MOVE IT 2020 offers a wide range of classes for you to take part in! All the studios are named after dance LEGENDS and here at MOVE IT, we honour their talent and contribution to the dance world as you take your classes in these studios. Get set for your classes by reading about each dance legend here!
The American dancer, choreographer and anthropologist, Katherine Dunham rose to fame by incorporating her African-American and Caribbean movement into her Ballets. Throughout her career she developed an entirely new dance form, ‘The Dunham Technique’, and formed the Dunham Dance Company, an all-black dance company. She was also a pioneer in the use of folk and ethnic choreography and one of the founders of anthropological dance. Being an author, social activist and dancer, Dunham had one of the most successful dance careers in African-American and European theatres of the 20th century.
Bill “Bojangles” Robinson was an American tap dancer and actor, the best known and most highly paid black American entertainer in America during the first half of the twentieth century. He is best known today for his dancing with Shirley Temple in a series of films during the 1930s, his signature routine ‘The Stair Dance’, and for starring in the musical Stormy Weather (1943) which is loosely based on his own life. He used his popularity to challenge and overcome numerous racial barriers throughout his career and in 1989, US Congress designated Bojangle’s birthday (25 May) as National Tap Dance Day.
The Russian-born ballet dancer Vaslav Nijinsky was known to be the greatest male dancer of the 20th century. Nijinsky was introduced to dance by his parents, who were senior dancers with the travelling Setov opera and so his early childhood was spent touring with the company. He is celebrated for his many legendary performances, particularly his gravity-defying leaps. Nijinsky was one of the founding members of Ballet Russes and in 1912 choreographed the controversial and ground-breaking original ballet L’Après-midi d’un Faune – pushing the boundaries of classical dance.
Born Gerald Levy and known as Mr Wacky, Bogle was a Jamaican Dancehall star and is recognised as an icon of Dancehall culture. Founder of the renowned Black Roses Crew, Bogle created moves that saw him as Jamaica’s number one dancer including Log On, Willie Bounce and Row Di Boat – which are still danced around the world today. Bogle is considered the foundation of Dancehall and his influence on popular culture can be seen in the work of commercial artists such as Rihanna, Parris Goebel, Justin Bieber, Beyoncé and more.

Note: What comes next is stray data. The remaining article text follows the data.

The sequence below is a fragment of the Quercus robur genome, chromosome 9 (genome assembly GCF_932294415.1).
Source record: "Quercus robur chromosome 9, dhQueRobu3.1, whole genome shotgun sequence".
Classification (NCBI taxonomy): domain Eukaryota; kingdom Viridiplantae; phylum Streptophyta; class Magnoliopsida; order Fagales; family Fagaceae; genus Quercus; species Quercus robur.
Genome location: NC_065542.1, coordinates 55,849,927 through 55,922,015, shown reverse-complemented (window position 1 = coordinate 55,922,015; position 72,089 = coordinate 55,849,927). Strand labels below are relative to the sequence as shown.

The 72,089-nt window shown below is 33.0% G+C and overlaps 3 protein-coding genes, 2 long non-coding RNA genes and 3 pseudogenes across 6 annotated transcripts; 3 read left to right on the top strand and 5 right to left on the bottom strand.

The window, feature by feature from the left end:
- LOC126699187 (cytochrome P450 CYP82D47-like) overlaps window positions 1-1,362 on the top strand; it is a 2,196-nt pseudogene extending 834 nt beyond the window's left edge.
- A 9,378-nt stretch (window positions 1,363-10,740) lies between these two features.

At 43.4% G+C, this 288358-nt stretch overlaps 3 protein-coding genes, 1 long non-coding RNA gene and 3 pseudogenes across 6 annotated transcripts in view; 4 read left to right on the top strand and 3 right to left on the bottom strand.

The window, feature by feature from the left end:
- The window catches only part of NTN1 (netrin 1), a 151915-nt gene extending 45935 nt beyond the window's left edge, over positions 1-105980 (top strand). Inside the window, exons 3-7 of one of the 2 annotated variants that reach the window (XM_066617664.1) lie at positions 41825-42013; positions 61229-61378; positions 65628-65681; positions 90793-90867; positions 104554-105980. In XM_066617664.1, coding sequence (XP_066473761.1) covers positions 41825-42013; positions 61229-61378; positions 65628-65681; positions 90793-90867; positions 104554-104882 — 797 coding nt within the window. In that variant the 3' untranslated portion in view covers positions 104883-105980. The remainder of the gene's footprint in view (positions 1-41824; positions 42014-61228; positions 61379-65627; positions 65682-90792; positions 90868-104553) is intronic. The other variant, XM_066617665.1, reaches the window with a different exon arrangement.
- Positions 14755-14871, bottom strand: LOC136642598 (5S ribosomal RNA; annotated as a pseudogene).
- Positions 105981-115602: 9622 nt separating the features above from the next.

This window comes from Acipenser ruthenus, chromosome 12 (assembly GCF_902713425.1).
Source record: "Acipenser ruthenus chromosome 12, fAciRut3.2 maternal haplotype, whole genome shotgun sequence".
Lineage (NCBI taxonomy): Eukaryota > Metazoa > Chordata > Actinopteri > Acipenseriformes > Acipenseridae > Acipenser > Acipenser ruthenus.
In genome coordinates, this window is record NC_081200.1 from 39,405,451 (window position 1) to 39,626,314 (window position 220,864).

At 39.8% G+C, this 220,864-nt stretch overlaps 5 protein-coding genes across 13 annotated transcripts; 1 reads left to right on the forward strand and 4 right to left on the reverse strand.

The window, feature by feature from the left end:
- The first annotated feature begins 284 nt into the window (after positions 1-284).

Martha Graham is one of the pioneers of American modern dance. A highly influential dancer, choreographer and teacher, she created over 180 pieces of work during her lifetime. Graham was the first dancer to perform at the White House, travel abroad as a cultural ambassador, and receive the Presidential Medal of Freedom with Distinction. Her approach to dance and theatre revolutionised the art form; and her innovative physical vocabulary, codified as the ‘Graham Technique’, is taught around the world to this day.
In the early 1990’s, American B-girl Ana Rokafella rejected the stereotype of what was thought to be a male-only dance form. She followed her passions for breaking and is now considered to be one of the form’s pioneers, teaching and judging at international events around the world. Rokafella also runs Full Circle Productions with her partner and fellow break dancer Kwikstep – aiming to empower young dancers through the positive impact of Hip Hop. She has also served as a judge for The International Battle of the Year.
World- renowned director and choreographer Robert Louis Fosse changed stage and screen forever with his distinct style of Jazz and Musical Theatre; including use of props, stylised movements and provocative steps. He is best known for his award-winning Broadway musicals including Chicago (1975) and Cabaret (1972) and for being the only person ever to win an Oscar, Emmy and Tony award in the same year. His legendary Fosse style is still used today, as dancers re-produce his trademark style, such as the iconic ‘turned -in knees’ and ‘Jazz hands’ in shows around the world.